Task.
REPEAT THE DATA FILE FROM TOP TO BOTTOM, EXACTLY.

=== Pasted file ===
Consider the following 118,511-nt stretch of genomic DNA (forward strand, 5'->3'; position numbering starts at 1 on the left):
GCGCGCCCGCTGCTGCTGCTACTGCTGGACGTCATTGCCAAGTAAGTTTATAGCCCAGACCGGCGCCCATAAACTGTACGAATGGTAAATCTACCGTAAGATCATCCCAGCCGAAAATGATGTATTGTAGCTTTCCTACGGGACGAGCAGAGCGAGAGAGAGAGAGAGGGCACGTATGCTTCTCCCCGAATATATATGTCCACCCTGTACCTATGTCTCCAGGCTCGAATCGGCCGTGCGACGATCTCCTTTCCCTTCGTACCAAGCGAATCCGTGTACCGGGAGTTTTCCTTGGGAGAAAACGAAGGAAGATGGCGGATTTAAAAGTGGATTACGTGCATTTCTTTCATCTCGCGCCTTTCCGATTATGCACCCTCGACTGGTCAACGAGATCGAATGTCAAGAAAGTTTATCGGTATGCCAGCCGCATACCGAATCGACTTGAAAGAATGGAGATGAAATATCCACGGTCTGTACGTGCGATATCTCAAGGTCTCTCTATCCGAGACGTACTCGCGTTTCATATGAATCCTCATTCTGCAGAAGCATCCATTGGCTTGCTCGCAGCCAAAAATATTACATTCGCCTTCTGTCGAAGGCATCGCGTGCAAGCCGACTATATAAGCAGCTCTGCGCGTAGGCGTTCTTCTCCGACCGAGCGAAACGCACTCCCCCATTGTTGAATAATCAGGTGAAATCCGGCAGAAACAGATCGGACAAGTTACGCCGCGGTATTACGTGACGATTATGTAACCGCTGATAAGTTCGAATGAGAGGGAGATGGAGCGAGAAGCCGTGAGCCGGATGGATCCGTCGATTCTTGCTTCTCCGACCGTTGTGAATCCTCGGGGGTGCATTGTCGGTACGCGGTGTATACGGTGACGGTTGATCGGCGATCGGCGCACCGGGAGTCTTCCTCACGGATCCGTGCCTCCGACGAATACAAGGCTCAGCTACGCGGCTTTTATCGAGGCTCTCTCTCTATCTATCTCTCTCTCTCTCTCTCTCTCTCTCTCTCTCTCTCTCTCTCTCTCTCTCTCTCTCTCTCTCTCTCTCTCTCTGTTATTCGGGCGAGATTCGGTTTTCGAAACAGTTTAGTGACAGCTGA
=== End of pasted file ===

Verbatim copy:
Consider the following 118,511-nt stretch of genomic DNA (forward strand, 5'->3'; position numbering starts at 1 on the left):
GCGCGCCCGCTGCTGCTGCTACTGCTGGACGTCATTGCCAAGTAAGTTTATAGCCCAGACCGGCGCCCATAAACTGTACGAATGGTAAATCTACCGTAAGATCATCCCAGCCGAAAATGATGTATTGTAGCTTTCCTACGGGACGAGCAGAGCGAGAGAGAGAGAGAGGGCACGTATGCTTCTCCCCGAATATATATGTCCACCCTGTACCTATGTCTCCAGGCTCGAATCGGCCGTGCGACGATCTCCTTTCCCTTCGTACCAAGCGAATCCGTGTACCGGGAGTTTTCCTTGGGAGAAAACGAAGGAAGATGGCGGATTTAAAAGTGGATTACGTGCATTTCTTTCATCTCGCGCCTTTCCGATTATGCACCCTCGACTGGTCAACGAGATCGAATGTCAAGAAAGTTTATCGGTATGCCAGCCGCATACCGAATCGACTTGAAAGAATGGAGATGAAATATCCACGGTCTGTACGTGCGATATCTCAAGGTCTCTCTATCCGAGACGTACTCGCGTTTCATATGAATCCTCATTCTGCAGAAGCATCCATTGGCTTGCTCGCAGCCAAAAATATTACATTCGCCTTCTGTCGAAGGCATCGCGTGCAAGCCGACTATATAAGCAGCTCTGCGCGTAGGCGTTCTTCTCCGACCGAGCGAAACGCACTCCCCCATTGTTGAATAATCAGGTGAAATCCGGCAGAAACAGATCGGACAAGTTACGCCGCGGTATTACGTGACGATTATGTAACCGCTGATAAGTTCGAATGAGAGGGAGATGGAGCGAGAAGCCGTGAGCCGGATGGATCCGTCGATTCTTGCTTCTCCGACCGTTGTGAATCCTCGGGGGTGCATTGTCGGTACGCGGTGTATACGGTGACGGTTGATCGGCGATCGGCGCACCGGGAGTCTTCCTCACGGATCCGTGCCTCCGACGAATACAAGGCTCAGCTACGCGGCTTTTATCGAGGCTCTCTCTCTATCTATCTCTCTCTCTCTCTCTCTCTCTCTCTCTCTCTCTCTCTCTCTCTCTCTCTCTCTCTCTCTCTCTCTCTCTCTGTTATTCGGGCGAGATTCGGTTTTCGAAACAGTTTAGTGACAGCTGA